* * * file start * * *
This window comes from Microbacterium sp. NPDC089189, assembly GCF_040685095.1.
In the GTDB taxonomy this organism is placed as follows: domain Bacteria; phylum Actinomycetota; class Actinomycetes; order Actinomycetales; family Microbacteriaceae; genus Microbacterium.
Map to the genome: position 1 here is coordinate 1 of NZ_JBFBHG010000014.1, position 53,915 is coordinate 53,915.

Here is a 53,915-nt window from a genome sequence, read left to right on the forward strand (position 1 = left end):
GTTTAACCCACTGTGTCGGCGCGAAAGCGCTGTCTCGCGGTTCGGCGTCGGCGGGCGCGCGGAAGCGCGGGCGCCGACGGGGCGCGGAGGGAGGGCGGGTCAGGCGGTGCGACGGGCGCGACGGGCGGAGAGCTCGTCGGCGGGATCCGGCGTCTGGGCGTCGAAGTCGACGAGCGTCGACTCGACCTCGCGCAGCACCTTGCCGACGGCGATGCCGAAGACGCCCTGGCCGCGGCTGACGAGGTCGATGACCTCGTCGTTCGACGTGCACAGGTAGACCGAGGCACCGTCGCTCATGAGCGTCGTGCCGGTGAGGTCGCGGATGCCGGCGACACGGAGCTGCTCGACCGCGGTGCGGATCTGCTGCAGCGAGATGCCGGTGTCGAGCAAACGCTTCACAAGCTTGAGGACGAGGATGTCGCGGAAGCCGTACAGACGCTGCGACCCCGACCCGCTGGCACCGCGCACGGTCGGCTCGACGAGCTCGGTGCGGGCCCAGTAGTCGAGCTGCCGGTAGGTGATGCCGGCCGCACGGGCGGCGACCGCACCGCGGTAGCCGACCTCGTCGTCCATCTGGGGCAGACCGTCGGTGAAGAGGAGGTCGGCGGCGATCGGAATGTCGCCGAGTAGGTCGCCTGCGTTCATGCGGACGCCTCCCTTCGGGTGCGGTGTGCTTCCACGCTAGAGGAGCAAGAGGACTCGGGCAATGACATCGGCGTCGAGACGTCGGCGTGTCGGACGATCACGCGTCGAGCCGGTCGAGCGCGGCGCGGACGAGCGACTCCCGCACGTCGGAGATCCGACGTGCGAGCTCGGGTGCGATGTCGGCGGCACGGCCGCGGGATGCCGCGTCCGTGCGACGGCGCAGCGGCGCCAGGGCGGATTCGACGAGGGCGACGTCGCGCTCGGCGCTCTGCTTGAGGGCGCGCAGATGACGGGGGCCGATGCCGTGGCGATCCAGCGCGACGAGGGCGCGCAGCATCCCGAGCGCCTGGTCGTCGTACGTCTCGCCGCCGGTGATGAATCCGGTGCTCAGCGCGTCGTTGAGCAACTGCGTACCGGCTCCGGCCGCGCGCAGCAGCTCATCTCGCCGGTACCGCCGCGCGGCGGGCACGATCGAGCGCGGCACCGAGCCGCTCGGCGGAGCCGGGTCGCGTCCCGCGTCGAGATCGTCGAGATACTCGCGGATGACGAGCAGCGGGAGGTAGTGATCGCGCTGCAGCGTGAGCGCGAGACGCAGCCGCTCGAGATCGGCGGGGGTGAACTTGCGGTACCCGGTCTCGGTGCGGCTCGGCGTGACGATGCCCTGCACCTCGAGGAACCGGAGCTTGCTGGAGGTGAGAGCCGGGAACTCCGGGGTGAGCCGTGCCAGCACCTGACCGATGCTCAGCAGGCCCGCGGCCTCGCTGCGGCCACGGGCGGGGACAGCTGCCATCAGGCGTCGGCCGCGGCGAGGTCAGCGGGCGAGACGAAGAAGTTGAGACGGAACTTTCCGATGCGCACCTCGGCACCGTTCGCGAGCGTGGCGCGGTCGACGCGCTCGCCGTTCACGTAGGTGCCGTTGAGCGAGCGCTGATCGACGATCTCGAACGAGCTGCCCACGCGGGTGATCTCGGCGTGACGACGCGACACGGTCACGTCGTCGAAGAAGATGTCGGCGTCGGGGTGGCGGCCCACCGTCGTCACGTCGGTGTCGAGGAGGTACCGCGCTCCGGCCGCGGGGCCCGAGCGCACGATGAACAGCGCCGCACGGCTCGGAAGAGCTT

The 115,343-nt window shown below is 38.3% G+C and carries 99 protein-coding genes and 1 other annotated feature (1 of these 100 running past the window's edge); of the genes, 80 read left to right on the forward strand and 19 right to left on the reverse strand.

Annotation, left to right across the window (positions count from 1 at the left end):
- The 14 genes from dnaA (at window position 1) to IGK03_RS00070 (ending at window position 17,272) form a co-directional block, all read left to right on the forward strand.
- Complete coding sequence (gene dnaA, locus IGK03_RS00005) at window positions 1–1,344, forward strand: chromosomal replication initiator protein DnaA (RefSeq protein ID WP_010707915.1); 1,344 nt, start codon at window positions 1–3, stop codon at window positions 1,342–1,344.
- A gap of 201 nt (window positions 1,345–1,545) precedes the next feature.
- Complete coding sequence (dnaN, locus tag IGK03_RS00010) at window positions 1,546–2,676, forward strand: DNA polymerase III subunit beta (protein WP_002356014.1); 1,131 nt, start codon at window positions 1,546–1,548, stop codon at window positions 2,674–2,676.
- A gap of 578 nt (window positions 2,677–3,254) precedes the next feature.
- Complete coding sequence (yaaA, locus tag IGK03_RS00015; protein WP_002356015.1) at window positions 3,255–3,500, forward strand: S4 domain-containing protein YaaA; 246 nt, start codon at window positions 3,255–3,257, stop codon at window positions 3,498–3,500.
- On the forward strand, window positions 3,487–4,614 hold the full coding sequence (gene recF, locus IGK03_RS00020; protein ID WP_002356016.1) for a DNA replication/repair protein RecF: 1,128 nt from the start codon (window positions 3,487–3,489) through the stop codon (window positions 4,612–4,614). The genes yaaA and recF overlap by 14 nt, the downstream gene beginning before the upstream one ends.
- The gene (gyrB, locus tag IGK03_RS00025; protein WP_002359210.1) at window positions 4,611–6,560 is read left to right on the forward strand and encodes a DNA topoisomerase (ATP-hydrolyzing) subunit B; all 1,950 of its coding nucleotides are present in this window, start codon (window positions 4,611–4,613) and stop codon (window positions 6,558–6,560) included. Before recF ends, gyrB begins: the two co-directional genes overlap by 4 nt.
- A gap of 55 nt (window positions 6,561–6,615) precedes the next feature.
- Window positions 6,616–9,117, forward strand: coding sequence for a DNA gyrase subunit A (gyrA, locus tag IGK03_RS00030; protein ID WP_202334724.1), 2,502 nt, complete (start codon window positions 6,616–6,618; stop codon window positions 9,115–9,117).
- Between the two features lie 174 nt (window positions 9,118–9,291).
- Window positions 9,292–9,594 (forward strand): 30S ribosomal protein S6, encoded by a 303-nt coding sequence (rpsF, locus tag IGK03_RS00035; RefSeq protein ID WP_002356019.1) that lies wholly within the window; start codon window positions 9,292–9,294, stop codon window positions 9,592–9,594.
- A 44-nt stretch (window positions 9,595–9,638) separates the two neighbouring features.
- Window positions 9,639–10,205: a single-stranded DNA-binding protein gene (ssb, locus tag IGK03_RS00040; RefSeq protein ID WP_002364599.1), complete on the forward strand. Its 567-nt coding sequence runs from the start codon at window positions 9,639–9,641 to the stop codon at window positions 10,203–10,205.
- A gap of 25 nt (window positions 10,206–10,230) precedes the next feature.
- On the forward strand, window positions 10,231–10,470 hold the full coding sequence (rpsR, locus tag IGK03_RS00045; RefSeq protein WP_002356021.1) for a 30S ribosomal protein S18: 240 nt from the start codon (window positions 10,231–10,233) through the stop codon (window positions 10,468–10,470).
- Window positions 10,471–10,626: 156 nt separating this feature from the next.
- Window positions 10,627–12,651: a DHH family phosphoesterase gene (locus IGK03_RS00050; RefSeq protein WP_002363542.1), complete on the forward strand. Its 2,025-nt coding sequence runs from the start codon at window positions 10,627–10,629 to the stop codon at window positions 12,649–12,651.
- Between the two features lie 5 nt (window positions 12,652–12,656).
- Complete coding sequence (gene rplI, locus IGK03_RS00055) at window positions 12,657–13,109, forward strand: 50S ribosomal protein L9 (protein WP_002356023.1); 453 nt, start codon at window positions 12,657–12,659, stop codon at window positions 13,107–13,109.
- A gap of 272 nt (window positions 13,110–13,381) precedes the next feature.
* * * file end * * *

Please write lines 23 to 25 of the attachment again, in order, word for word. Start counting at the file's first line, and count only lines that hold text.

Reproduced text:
- On the forward strand, window positions 10,231–10,470 hold the full coding sequence (rpsR, locus tag IGK03_RS00045; RefSeq protein WP_002356021.1) for a 30S ribosomal protein S18: 240 nt from the start codon (window positions 10,231–10,233) through the stop codon (window positions 10,468–10,470).
- Window positions 10,471–10,626: 156 nt separating this feature from the next.
- Window positions 10,627–12,651: a DHH family phosphoesterase gene (locus IGK03_RS00050; RefSeq protein WP_002363542.1), complete on the forward strand. Its 2,025-nt coding sequence runs from the start codon at window positions 10,627–10,629 to the stop codon at window positions 12,649–12,651.